Architecting in the Cloud -- Part 1

In mid 2012 I started preparing for a large event that was coming up for our company. It had been almost two years since we built our hosting infrastructure, and in a little over a year those leases would start expiring. We'd need to choose to keep with what we had, or get new hardware. (Spoiler: I picked the later, but not without good reason)

A little history first. When our current platform was designed and implemented it wasn't virtualized at all. It was 100% bare-metal, and that was engrained into some of the base decisions. Over the course of its lifetime we had need to start virtualizing our environment, and now we run over seven hundred virtual machines on top of an infrastructure that was never meant to be virtualized.

This technical shoehorning has led to a lot of interesting challenges which we've worked hard to eliminate. Last month we set an internal record and hit 99.9998% uptime on that patchwork infrastructure. So I believe it's safe to say that we've overcome the core challenges, but this does not mean we could just carry on as we have been. These are some of the factors:

  • Our hardware has been declared end of life by our vendor.
  • We've been hitting low-level limitations of our current hypervisor.
  • There's a major and very expensive growth point on the horizon.

Given these, I wanted to redesign our hosting from the ground up. I wanted an infrastructure designed to be a highly redundant and virtualized from day one. I wanted a cloud, but not a public one.

Why build a private Cloud?

This is honestly a good question. I actually think that the concept of the cloud is way oversold by many vendors. It's not a panacea, it's not going to fix all of your woes. Honestly, I'd be surprised if it didn't end up causing some new woes. Even if it's generic, like AWS, you still have to design around that platforms deficiencies and caveats. If it's less generic, like Google App Engine, or even certain facets of Windows Azure, you can be completely married to the cloud in question, and that could lead to an extremely painful and costly divorce.

I've also found that it is not universally true that you can save money by using the cloud. Compared to what I'm building, AWS costs an order of magnitude more for the same capacity with unreserved instances and 3-4 times more on reserved instances. Bandwidth through AWS would cost me roughly 6 times more as well.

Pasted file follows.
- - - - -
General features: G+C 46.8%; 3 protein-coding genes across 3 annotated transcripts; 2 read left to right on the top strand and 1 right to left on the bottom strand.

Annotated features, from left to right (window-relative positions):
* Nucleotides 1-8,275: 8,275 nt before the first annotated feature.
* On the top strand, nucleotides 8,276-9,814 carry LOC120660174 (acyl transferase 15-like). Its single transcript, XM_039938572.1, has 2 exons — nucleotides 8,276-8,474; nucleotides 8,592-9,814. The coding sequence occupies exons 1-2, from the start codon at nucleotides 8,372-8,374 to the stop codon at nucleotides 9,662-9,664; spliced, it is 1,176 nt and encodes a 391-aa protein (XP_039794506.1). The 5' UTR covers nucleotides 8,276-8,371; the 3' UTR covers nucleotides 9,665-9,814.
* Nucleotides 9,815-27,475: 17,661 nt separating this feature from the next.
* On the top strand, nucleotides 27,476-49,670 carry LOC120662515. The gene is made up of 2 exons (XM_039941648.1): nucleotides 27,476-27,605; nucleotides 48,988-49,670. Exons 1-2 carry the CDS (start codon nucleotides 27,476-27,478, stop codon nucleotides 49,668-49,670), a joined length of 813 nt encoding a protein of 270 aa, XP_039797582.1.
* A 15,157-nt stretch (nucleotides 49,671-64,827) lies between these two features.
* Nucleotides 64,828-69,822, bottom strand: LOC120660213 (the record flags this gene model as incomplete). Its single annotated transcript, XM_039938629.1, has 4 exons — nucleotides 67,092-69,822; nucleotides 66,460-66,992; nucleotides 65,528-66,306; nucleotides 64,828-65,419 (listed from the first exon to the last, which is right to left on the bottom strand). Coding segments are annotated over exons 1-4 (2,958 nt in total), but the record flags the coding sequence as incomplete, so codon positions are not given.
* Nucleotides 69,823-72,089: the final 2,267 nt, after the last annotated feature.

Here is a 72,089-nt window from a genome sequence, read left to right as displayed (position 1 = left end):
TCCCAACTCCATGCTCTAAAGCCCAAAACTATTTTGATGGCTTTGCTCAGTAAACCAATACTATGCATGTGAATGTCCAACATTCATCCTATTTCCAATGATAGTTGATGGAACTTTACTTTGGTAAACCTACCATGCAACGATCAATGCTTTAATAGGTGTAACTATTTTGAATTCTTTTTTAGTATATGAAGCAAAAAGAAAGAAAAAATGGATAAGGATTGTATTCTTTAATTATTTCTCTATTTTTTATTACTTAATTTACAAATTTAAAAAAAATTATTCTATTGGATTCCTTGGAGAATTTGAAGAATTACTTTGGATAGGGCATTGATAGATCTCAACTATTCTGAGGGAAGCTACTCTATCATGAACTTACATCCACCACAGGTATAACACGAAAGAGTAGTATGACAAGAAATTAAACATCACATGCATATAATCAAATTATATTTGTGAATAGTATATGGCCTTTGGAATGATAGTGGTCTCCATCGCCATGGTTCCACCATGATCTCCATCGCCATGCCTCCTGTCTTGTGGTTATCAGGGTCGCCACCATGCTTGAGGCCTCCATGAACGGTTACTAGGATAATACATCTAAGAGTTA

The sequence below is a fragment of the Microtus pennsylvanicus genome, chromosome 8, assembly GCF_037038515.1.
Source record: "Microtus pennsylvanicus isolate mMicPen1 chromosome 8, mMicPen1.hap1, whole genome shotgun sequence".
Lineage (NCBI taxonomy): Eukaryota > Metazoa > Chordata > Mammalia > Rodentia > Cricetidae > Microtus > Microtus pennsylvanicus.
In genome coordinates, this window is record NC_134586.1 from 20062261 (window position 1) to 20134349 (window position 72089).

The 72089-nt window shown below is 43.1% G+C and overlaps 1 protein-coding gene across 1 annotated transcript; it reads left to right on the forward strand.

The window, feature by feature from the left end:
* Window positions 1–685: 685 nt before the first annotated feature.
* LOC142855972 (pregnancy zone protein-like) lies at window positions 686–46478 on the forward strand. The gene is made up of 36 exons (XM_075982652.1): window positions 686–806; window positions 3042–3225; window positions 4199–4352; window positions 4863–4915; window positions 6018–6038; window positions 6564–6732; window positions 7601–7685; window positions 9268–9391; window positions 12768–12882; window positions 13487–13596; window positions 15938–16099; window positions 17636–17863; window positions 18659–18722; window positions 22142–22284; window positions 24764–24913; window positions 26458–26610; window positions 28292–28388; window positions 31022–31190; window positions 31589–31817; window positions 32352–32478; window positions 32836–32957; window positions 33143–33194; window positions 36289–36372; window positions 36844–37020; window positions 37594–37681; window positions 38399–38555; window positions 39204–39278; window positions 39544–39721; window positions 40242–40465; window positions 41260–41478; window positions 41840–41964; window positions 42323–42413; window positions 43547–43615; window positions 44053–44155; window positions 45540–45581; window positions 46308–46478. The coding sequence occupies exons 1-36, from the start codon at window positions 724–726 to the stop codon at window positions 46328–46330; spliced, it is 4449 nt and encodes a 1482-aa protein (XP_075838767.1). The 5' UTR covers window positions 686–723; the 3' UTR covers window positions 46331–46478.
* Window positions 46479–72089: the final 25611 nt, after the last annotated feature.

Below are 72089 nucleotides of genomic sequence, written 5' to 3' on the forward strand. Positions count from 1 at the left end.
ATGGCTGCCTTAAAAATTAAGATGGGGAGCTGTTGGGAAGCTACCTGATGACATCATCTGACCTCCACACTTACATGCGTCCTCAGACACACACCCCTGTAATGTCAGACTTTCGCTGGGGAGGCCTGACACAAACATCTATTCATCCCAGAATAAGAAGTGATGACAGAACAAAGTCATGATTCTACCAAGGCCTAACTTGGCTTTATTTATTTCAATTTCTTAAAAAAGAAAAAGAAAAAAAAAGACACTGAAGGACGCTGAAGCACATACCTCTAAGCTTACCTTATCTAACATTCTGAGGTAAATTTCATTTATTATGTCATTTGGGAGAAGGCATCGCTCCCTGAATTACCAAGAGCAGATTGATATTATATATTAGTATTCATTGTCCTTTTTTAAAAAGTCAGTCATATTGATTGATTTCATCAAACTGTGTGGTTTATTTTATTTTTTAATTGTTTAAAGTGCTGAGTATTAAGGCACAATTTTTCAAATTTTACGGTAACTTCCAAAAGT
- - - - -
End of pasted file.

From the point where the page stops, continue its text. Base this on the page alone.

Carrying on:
There is a definitive line on size where salaries and other non-tangible costs are easily less than those differences. I believe we're easily past that with Curse's network of sites. I've got enough going around in my head about the Cloud in general that I'll probably end up writing out another post in the future that goes deeper into my thoughts on the subject.

I've gone on about all that to get to a point though. As a company, our bandwidth and compute needs don't fit well, or economically, into any of the public cloud offerings. Could we do it? Yes, absolutely. Would it save us money? Nope, we'd actually spend a lot more.

Virtualization however brings a lot that's very useful for us. We run a lot of different sites. Sites of all shapes, and colors, and uses, and demands. Using bare-metal for all of these sites would not even be remotely cost effective. I'd need hundreds of physical servers to reach the same level of redundancy and stability, and huge portions of it would sit their idle most if not all of the time. I believe the general benefits of virtualization are fairly well established so I'll stop there.

So public clouds are not suitable, but we need virtualization. The only reasonable solution I could find given those two things was to build a robust private cloud that we can grow on top of.

Design goals

In designing this magical private cloud I set out with a few major goals and consideration points:

  • Achievable "five nines" uptime. Our official SLA is only 99.95%, however I have a personal 99.999% goal. I hope to routinely hit it by end of year.
  • Avoiding hardware Maintenance related downtime. Currently a firmware upgrade on our SAN results in 30+ minutes of downtime.
  • Performance. Our applications can become extremely bottlenecked on CPU and/or Disk IO. Those bottlenecks must be mitigated as best possible.
  • Planned growth. Organic growth means the death of an otherwise good system. Each major component of the infrastructure must have a planned non-destructive growth point.
  • Reevaluate Hypervisor Selection. As mentioned we have been hitting fundamental bottlenecks in our current hypervisor.
  • Backups and disaster scenario response. There's no such thing as foolproof.
  • Keep costs reasonable. This is a balancing act with the other goals, as many time performance and reliably brings additional costs.

All of these goals I'm going to cover in more depth in future articles. I'll be posting the next part of this soon where I'll go over my thoughts on High Availability and Redundancy.

I invite anyone who's curious for more info or has questions to please engage with me on Twitter. I love geeking out about this kinda thing and it's a lot of fun to talk about.